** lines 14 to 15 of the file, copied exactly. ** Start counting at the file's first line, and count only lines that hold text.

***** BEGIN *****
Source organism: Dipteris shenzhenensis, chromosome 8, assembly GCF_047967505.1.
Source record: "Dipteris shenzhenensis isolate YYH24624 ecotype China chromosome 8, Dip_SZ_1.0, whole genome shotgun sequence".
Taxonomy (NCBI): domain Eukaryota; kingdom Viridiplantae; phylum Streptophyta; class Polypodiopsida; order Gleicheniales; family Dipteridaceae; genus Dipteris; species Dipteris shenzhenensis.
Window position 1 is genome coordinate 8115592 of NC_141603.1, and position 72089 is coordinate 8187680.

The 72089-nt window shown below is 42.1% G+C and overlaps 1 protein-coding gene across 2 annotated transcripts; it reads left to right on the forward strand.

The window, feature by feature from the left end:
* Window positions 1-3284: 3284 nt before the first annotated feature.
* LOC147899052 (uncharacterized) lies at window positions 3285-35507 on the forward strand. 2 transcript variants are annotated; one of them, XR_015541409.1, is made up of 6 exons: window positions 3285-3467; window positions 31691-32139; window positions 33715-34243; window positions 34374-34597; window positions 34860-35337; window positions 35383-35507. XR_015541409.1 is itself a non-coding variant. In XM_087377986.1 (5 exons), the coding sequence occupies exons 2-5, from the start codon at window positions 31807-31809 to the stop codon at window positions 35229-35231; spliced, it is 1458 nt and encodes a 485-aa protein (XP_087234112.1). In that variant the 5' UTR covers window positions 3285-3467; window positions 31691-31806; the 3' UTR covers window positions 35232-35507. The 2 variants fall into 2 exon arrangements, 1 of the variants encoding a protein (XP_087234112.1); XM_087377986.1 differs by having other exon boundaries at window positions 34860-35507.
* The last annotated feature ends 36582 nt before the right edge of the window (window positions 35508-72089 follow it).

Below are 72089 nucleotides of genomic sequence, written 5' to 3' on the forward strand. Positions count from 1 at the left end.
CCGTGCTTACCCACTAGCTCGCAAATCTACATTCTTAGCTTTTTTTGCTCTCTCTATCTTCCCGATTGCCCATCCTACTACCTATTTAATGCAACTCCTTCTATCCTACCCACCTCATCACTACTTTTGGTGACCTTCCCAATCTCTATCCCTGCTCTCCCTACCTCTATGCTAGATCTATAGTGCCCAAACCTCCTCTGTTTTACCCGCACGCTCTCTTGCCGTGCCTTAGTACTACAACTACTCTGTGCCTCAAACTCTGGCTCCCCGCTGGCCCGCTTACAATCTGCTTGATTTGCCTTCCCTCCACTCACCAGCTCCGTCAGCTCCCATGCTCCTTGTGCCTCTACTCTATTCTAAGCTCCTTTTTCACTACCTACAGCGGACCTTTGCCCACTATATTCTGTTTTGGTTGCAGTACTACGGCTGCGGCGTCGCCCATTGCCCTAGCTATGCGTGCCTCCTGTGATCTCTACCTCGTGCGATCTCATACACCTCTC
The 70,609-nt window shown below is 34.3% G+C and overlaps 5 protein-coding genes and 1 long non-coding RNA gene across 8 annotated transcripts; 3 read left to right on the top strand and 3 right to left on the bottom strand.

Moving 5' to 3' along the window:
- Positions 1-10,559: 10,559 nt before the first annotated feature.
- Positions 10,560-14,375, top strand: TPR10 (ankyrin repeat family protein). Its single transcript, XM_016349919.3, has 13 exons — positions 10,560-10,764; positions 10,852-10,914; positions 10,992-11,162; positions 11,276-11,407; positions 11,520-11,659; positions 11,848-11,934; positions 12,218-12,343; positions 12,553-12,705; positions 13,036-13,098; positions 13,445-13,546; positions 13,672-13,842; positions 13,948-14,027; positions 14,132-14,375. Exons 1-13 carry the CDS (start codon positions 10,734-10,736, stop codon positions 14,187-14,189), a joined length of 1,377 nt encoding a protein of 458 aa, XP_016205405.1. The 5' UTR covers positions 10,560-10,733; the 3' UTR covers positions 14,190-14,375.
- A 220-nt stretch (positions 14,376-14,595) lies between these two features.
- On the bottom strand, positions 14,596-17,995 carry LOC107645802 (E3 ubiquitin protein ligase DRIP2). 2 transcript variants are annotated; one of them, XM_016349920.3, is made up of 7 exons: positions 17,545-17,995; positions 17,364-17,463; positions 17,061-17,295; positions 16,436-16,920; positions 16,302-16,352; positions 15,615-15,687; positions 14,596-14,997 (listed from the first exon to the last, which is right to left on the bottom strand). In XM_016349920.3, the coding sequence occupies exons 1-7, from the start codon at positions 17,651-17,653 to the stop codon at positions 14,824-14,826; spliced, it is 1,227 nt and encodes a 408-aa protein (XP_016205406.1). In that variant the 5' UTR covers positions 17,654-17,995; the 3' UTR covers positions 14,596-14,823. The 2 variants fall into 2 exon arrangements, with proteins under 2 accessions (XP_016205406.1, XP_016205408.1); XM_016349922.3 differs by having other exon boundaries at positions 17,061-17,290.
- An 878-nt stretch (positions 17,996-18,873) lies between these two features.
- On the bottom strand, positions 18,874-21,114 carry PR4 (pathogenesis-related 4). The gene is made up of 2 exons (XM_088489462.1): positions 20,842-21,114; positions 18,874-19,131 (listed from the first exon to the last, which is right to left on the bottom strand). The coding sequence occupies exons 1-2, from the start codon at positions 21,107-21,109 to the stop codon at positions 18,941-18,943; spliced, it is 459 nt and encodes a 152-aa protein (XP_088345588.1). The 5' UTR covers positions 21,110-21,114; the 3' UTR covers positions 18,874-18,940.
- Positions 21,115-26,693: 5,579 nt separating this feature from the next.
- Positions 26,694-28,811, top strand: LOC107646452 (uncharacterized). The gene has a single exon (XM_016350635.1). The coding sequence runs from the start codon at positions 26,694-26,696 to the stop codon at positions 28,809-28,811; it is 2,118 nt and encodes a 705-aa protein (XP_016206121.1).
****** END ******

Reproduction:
- Positions 1-10,559: 10,559 nt before the first annotated feature.
- Positions 10,560-14,375, top strand: TPR10 (ankyrin repeat family protein). Its single transcript, XM_016349919.3, has 13 exons — positions 10,560-10,764; positions 10,852-10,914; positions 10,992-11,162; positions 11,276-11,407; positions 11,520-11,659; positions 11,848-11,934; positions 12,218-12,343; positions 12,553-12,705; positions 13,036-13,098; positions 13,445-13,546; positions 13,672-13,842; positions 13,948-14,027; positions 14,132-14,375. Exons 1-13 carry the CDS (start codon positions 10,734-10,736, stop codon positions 14,187-14,189), a joined length of 1,377 nt encoding a protein of 458 aa, XP_016205405.1. The 5' UTR covers positions 10,560-10,733; the 3' UTR covers positions 14,190-14,375.